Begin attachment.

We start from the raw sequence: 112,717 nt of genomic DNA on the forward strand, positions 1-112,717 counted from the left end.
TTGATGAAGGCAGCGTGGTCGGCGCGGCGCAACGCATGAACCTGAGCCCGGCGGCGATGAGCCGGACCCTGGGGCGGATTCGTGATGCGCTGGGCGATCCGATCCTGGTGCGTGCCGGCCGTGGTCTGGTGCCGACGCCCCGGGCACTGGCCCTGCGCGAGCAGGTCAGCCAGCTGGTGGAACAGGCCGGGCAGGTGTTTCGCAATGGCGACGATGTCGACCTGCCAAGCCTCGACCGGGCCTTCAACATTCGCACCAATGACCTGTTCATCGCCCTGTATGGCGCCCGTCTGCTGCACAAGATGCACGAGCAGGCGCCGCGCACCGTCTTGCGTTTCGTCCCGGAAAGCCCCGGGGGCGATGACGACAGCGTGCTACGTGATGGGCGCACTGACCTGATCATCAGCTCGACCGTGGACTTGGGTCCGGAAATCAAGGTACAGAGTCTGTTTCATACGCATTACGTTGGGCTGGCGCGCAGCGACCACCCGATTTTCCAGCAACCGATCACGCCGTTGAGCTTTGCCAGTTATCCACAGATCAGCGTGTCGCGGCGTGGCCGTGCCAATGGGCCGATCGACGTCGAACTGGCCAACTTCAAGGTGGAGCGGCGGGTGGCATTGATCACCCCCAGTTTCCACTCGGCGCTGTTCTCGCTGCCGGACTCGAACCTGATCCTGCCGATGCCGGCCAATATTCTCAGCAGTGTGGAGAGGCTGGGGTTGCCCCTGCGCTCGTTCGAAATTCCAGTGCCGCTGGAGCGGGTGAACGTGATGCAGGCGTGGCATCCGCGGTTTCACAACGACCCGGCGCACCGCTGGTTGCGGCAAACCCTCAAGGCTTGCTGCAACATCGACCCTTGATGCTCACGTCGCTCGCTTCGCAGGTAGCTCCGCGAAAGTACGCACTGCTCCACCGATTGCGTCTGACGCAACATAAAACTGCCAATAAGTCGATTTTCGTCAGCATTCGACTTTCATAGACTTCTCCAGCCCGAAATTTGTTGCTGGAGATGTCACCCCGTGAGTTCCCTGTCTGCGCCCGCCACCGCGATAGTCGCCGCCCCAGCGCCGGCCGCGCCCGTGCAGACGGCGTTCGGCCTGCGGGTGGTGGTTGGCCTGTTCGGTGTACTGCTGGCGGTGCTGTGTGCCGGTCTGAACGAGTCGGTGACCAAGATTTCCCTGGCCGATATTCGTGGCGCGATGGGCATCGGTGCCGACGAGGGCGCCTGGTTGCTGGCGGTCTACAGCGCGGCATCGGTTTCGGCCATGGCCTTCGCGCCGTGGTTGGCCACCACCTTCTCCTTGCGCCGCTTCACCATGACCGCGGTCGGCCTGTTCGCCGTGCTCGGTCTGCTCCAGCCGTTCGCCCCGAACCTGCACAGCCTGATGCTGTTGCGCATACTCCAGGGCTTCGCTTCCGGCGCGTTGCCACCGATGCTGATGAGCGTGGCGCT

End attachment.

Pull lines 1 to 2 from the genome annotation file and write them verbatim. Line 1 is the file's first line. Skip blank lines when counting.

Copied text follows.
We start from the raw sequence: 112,717 nt of genomic DNA on the forward strand, positions 1-112,717 counted from the left end.
TTGATGAAGGCAGCGTGGTCGGCGCGGCGCAACGCATGAACCTGAGCCCGGCGGCGATGAGCCGGACCCTGGGGCGGATTCGTGATGCGCTGGGCGATCCGATCCTGGTGCGTGCCGGCCGTGGTCTGGTGCCGACGCCCCGGGCACTGGCCCTGCGCGAGCAGGTCAGCCAGCTGGTGGAACAGGCCGGGCAGGTGTTTCGCAATGGCGACGATGTCGACCTGCCAAGCCTCGACCGGGCCTTCAACATTCGCACCAATGACCTGTTCATCGCCCTGTATGGCGCCCGTCTGCTGCACAAGATGCACGAGCAGGCGCCGCGCACCGTCTTGCGTTTCGTCCCGGAAAGCCCCGGGGGCGATGACGACAGCGTGCTACGTGATGGGCGCACTGACCTGATCATCAGCTCGACCGTGGACTTGGGTCCGGAAATCAAGGTACAGAGTCTGTTTCATACGCATTACGTTGGGCTGGCGCGCAGCGACCACCCGATTTTCCAGCAACCGATCACGCCGTTGAGCTTTGCCAGTTATCCACAGATCAGCGTGTCGCGGCGTGGCCGTGCCAATGGGCCGATCGACGTCGAACTGGCCAACTTCAAGGTGGAGCGGCGGGTGGCATTGATCACCCCCAGTTTCCACTCGGCGCTGTTCTCGCTGCCGGACTCGAACCTGATCCTGCCGATGCCGGCCAATATTCTCAGCAGTGTGGAGAGGCTGGGGTTGCCCCTGCGCTCGTTCGAAATTCCAGTGCCGCTGGAGCGGGTGAACGTGATGCAGGCGTGGCATCCGCGGTTTCACAACGACCCGGCGCACCGCTGGTTGCGGCAAACCCTCAAGGCTTGCTGCAACATCGACCCTTGATGCTCACGTCGCTCGCTTCGCAGGTAGCTCCGCGAAAGTACGCACTGCTCCACCGATTGCGTCTGACGCAACATAAAACTGCCAATAAGTCGATTTTCGTCAGCATTCGACTTTCATAGACTTCTCCAGCCCGAAATTTGTTGCTGGAGATGTCACCCCGTGAGTTCCCTGTCTGCGCCCGCCACCGCGATAGTCGCCGCCCCAGCGCCGGCCGCGCCCGTGCAGACGGCGTTCGGCCTGCGGGTGGTGGTTGGCCTGTTCGGTGTACTGCTGGCGGTGCTGTGTGCCGGTCTGAACGAGTCGGTGACCAAGATTTCCCTGGCCGATATTCGTGGCGCGATGGGCATCGGTGCCGACGAGGGCGCCTGGTTGCTGGCGGTCTACAGCGCGGCATCGGTTTCGGCCATGGCCTTCGCGCCGTGGTTGGCCACCACCTTCTCCTTGCGCCGCTTCACCATGACCGCGGTCGGCCTGTTCGCCGTGCTCGGTCTGCTCCAGCCGTTCGCCCCGAACCTGCACAGCCTGATGCTGTTGCGCATACTCCAGGGCTTCGCTTCCGGCGCGTTGCCACCGATGCTGATGAGCGTGGCGCT